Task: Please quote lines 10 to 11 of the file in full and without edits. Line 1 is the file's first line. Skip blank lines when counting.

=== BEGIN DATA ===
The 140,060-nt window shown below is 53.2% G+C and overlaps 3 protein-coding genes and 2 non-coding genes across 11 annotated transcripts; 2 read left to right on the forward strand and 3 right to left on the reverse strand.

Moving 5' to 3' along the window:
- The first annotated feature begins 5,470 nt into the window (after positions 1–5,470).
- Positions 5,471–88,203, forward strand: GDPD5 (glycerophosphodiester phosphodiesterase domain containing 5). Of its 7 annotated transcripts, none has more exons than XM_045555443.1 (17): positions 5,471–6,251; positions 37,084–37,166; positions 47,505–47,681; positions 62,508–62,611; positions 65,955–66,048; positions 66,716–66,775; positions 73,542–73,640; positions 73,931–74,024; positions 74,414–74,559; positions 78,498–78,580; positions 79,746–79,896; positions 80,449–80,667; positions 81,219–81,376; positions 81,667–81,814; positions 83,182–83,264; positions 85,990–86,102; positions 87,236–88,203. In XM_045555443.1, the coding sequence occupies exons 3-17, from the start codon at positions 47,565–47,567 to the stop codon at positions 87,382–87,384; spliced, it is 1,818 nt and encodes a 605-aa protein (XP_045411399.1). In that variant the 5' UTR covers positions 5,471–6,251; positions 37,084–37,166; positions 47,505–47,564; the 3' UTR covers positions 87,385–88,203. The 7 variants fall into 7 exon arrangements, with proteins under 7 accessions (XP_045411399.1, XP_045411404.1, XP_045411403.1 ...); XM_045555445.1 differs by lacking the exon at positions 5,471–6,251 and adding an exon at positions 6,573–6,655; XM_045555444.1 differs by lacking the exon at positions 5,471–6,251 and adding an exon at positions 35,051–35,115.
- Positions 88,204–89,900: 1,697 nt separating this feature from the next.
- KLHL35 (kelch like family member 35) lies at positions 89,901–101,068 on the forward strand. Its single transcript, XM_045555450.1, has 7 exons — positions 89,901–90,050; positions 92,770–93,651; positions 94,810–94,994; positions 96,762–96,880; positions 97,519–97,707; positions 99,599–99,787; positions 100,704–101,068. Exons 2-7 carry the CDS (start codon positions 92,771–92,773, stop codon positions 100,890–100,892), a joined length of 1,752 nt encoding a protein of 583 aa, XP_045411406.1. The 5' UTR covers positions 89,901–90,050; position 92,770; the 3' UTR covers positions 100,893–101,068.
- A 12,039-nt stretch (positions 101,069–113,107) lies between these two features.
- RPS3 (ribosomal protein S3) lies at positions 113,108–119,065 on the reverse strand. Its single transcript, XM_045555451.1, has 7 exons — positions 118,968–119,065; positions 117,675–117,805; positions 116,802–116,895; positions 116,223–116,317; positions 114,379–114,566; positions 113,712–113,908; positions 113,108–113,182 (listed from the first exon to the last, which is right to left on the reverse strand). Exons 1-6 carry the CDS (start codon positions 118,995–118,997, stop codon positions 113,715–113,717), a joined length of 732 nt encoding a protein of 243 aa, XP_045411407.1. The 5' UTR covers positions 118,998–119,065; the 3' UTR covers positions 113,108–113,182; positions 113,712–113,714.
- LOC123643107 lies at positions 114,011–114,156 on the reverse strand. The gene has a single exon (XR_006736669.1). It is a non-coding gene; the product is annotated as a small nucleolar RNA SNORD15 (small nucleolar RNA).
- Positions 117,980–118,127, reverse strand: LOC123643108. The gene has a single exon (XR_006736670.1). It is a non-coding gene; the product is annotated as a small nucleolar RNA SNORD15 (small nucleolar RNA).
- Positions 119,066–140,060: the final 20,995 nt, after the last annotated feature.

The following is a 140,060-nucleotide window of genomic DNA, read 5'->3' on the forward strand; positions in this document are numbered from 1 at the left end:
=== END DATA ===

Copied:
- Positions 117,980–118,127, reverse strand: LOC123643108. The gene has a single exon (XR_006736670.1). It is a non-coding gene; the product is annotated as a small nucleolar RNA SNORD15 (small nucleolar RNA).
- Positions 119,066–140,060: the final 20,995 nt, after the last annotated feature.